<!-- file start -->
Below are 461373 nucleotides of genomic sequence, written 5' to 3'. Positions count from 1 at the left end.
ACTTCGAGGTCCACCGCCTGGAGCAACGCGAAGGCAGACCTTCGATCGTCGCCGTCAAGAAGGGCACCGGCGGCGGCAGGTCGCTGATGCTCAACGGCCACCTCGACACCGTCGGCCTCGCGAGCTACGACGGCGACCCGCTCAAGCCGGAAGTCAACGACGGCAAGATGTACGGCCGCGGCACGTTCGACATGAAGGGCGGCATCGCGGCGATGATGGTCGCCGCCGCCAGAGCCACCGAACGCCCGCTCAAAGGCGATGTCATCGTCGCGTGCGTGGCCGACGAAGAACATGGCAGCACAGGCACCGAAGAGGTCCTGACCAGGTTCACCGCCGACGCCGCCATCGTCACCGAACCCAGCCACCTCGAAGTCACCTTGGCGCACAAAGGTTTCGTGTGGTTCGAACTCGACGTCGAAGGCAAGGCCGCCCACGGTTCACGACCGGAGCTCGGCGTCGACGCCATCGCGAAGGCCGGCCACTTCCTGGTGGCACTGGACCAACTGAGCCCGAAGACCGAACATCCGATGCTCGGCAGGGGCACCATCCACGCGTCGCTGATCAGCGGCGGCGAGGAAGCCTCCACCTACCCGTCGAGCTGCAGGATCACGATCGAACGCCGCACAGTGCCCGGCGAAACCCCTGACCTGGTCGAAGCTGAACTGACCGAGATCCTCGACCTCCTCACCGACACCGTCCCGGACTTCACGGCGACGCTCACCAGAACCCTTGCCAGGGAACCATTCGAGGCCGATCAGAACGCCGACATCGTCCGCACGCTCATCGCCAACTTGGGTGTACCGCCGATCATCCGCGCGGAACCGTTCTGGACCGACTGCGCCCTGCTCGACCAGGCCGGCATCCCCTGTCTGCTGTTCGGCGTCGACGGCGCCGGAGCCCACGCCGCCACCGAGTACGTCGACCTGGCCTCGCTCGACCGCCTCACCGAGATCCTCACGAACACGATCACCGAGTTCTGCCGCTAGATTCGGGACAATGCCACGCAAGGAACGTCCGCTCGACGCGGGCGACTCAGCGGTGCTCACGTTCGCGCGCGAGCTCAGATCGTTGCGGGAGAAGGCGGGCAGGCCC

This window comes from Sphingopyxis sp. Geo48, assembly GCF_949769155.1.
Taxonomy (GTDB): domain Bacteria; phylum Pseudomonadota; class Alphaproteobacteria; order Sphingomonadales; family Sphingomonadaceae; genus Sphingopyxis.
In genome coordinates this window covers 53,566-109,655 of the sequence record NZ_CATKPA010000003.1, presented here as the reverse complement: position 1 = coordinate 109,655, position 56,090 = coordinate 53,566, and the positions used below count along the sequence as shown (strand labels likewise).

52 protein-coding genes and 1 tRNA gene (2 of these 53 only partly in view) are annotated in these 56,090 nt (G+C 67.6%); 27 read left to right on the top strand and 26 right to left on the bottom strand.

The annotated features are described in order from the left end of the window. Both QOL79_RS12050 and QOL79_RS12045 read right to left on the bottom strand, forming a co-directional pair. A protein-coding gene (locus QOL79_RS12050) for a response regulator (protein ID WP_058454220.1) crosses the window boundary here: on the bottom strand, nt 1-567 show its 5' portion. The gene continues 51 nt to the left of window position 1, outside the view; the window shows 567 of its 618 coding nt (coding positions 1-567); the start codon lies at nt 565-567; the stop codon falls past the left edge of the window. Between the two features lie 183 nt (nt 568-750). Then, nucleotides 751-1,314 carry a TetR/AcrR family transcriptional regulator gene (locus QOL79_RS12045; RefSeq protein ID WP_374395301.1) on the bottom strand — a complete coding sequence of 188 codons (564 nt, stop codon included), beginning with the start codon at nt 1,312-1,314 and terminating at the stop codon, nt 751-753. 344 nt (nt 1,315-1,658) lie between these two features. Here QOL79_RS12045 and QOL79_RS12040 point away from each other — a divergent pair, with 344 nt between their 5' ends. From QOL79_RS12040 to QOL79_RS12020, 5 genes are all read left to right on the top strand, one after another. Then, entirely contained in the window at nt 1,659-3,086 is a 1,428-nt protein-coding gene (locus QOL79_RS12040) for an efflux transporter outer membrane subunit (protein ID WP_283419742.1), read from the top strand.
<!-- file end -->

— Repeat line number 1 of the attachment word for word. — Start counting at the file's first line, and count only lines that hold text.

Below are 461373 nucleotides of genomic sequence, written 5' to 3'. Positions count from 1 at the left end.